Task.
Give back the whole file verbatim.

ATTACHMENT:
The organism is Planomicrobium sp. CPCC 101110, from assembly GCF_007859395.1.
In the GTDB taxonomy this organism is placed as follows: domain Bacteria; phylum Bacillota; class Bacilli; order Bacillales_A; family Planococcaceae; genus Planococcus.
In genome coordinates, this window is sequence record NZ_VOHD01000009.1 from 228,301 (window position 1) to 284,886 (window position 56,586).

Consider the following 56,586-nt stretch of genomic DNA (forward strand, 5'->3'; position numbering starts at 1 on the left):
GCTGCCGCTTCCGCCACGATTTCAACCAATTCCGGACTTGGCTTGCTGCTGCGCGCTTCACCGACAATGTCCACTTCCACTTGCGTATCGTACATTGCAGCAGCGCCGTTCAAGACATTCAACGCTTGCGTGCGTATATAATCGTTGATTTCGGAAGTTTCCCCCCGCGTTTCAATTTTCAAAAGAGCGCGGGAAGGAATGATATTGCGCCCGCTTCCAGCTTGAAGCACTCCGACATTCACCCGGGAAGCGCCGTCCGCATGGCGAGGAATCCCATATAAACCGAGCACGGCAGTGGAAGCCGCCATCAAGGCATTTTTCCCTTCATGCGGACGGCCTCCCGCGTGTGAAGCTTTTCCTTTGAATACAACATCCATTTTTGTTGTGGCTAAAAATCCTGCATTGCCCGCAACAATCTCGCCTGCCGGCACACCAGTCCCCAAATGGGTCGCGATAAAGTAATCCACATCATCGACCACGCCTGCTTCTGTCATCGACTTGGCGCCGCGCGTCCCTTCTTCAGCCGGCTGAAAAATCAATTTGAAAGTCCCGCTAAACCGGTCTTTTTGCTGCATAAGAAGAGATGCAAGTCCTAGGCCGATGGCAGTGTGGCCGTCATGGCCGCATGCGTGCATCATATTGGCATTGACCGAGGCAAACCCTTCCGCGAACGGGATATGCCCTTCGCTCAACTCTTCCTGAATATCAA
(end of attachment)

The organism is Planomicrobium sp. CPCC 101110, from assembly GCF_007859395.1.
In the GTDB taxonomy this organism is placed as follows: domain Bacteria; phylum Bacillota; class Bacilli; order Bacillales_A; family Planococcaceae; genus Planococcus.
In genome coordinates, this window is sequence record NZ_VOHD01000009.1 from 228,301 (window position 1) to 284,886 (window position 56,586).

Consider the following 56,586-nt stretch of genomic DNA (forward strand, 5'->3'; position numbering starts at 1 on the left):
GCTGCCGCTTCCGCCACGATTTCAACCAATTCCGGACTTGGCTTGCTGCTGCGCGCTTCACCGACAATGTCCACTTCCACTTGCGTATCGTACATTGCAGCAGCGCCGTTCAAGACATTCAACGCTTGCGTGCGTATATAATCGTTGATTTCGGAAGTTTCCCCCCGCGTTTCAATTTTCAAAAGAGCGCGGGAAGGAATGATATTGCGCCCGCTTCCAGCTTGAAGCACTCCGACATTCACCCGGGAAGCGCCGTCCGCATGGCGAGGAATCCCATATAAACCGAGCACGGCAGTGGAAGCCGCCATCAAGGCATTTTTCCCTTCATGCGGACGGCCTCCCGCGTGTGAAGCTTTTCCTTTGAATACAACATCCATTTTTGTTGTGGCTAAAAATCCTGCATTGCCCGCAACAATCTCGCCTGCCGGCACACCAGTCCCCAAATGGGTCGCGATAAAGTAATCCACATCATCGACCACGCCTGCTTCTGTCATCGACTTGGCGCCGCGCGTCCCTTCTTCAGCCGGCTGAAAAATCAATTTGAAAGTCCCGCTAAACCGGTCTTTTTGCTGCATAAGAAGAGATGCAAGTCCTAGGCCGATGGCAGTGTGGCCGTCATGGCCGCATGCGTGCATCATATTGGCATTGACCGAGGCAAACCCTTCCGCGAACGGGATATGCCCTTCGCTCAACTCTTCCTGAATATCAA